Iraqi security forces arrested Saudi citizen Abdullah Azam Saleh al-Qahtani. He is an an al-Qaeda militant. According AP agency he said terrorists wanted to target Danish and Dutch teams during the tournament to avenge insults against the Prophet Muhammad.
1. Do you think the World Cup in South Africa is an potentially attractive target for terrorists, and why?
2. Is the fact the World Cup will take place in South Africa increase somehow the risk of terrorists activities? One could argue for example SA security forces do not have much experiences with combating terrorism and we have seen in the past big al-Qaeda attacks in Africa.
Derick Hulme, Professor of Political Science, Alma College
1. The World Cup shares many of the same attractive qualities as the Olympics in terms of being a target for terrorists. It is extremely high profile, draws a global media audience, and, even more so than the Olympics, is the culmination of a lengthy qualifying process (which has built interest over an extended period) and is a lengthy tournament (which also builds interest). In many ways, the World Cup is the single MOST attractive sporting target for terrorists.
2. The fact that the Cup is being hosted by South Africa indeed presents especially significant security issues. In addition to the relative lack of sophistication of South Africa’s security forces, the length of the tournament presents significant challenges in terms of mobilizing adequate security and intelligence capabilities for such an extended period of time. In addition, the obvious focus on the soccer games themselves will stretch existing capabilities, increasing the vulnerability of other potentially valuable targets (particularly those within easy media access of the Cup itself.) In the post-1972 Munich Olympic Games era, particularly given the incredible advances in communication technologies, the entire REGION within which high profile sporting events occurs becomes an attractive target (and the better the security at the event itself, the more attractive secondary, but nonetheless useful, targets become.)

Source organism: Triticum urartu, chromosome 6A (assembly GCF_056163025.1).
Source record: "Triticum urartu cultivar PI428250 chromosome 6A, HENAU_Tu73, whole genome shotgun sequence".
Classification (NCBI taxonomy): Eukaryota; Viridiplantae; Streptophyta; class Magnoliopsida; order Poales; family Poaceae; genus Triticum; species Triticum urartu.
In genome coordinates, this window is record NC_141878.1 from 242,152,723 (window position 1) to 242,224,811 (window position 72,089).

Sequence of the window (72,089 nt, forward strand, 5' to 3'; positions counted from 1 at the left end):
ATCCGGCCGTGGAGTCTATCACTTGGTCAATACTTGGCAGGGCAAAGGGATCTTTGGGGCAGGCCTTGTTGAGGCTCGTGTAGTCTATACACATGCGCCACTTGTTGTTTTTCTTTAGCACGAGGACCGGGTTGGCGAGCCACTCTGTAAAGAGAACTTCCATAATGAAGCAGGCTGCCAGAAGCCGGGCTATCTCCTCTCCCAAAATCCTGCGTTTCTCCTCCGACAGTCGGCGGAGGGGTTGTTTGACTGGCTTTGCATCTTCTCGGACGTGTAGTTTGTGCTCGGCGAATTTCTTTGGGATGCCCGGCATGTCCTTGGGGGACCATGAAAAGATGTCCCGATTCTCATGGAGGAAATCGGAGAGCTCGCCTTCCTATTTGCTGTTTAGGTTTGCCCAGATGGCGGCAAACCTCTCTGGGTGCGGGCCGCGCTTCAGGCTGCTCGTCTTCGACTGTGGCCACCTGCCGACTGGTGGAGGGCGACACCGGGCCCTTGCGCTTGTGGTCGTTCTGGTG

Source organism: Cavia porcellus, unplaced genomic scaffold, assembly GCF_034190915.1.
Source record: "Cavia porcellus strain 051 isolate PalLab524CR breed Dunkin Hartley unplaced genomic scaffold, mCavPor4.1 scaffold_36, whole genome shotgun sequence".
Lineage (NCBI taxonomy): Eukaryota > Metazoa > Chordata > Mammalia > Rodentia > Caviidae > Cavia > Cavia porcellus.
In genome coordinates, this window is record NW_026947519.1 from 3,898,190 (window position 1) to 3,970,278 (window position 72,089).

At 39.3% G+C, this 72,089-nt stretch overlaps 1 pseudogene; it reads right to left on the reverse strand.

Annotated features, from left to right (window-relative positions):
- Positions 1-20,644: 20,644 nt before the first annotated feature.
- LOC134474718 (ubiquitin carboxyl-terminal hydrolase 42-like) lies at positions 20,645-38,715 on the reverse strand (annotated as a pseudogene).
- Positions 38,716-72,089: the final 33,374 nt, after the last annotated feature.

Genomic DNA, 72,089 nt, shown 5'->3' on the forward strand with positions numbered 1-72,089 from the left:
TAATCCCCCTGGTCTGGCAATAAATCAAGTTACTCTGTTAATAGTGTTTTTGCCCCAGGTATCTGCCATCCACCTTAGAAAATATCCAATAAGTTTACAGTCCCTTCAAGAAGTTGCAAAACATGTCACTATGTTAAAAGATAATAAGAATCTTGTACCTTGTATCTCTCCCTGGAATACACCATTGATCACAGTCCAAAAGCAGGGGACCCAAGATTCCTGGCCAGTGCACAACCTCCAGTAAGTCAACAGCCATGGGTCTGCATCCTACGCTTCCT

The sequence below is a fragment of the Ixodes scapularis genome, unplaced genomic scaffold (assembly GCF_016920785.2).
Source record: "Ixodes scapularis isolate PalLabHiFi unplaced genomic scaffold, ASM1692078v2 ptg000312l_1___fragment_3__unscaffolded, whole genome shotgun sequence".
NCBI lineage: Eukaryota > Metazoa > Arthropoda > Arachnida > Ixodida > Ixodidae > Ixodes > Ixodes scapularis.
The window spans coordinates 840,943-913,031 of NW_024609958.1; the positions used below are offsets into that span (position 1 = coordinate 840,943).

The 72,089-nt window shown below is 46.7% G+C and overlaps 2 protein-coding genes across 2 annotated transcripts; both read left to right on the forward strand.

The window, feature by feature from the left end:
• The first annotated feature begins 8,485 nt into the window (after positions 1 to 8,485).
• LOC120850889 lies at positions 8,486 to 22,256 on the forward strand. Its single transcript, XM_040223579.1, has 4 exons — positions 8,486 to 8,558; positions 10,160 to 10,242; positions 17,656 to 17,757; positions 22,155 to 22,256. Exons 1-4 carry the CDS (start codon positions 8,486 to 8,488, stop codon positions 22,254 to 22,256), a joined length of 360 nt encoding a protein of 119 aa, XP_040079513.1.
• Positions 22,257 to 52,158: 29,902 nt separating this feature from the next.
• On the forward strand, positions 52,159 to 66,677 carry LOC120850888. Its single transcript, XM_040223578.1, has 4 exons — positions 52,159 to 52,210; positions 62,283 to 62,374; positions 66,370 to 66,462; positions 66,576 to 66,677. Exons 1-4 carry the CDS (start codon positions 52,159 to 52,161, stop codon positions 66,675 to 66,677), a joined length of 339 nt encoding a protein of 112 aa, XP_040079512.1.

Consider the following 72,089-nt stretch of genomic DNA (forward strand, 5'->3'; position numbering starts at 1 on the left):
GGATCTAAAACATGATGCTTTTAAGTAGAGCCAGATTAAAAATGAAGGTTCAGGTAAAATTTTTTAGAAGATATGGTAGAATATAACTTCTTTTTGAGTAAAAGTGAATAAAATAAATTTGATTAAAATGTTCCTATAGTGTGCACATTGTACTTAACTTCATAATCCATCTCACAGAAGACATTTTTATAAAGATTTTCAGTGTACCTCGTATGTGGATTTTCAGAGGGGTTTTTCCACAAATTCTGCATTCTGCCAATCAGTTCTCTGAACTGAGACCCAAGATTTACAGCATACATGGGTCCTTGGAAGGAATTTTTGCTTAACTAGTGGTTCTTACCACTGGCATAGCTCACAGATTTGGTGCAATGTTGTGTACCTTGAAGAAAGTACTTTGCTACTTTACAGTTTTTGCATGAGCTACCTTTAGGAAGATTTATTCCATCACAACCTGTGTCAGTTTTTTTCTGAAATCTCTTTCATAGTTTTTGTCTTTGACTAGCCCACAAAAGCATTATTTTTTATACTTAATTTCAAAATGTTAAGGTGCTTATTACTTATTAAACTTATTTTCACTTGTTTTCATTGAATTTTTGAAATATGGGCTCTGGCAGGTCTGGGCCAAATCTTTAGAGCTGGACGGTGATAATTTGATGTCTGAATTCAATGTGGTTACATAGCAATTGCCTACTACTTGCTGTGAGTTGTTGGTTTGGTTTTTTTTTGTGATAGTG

Adrian Guelke, Professor, Centre for the Study of Ethnic Conflict, Queen’s University of Belfast
1. For any group seeking to publicize its cause through violence the World Cup (like the Olympics) is a very attractive target since it is the centre of global attention during the weeks of the competition. One would imagine that any act of violence (even of a form less lethal than terrorism directed at innocent bystanders) would engender a massive amount of media coverage. However, al-Qaeda tends to be associated with mass-casualty terrorism that does not require the special setting of the World Cup to get banner headlines. (The only exceptions are attacks in countries such as Afghanistan, Pakistan and Iraq where such events have become almost routine.)
2. South Africa is better equipped and resourced than any other sub-Saharan African country to deal with threats of this kind. In particular, the authorities have generally been effective over the last decade or so in dealing with the violence of fringe groups within the country. The most relevant group in this context (with some connections to violent jihadis) is PAGAD (People against Gangsters and Drugs). However, it would obviously be foolish to make any predictions about what might happen since it is impossible to wholly discount the possibility of an act of terrorism happening anywhere in the world at any time and the record of recent decades underlines that point. But the record also shows that terrorism across national boundaries disconnected from an existing conflict is relatively rare.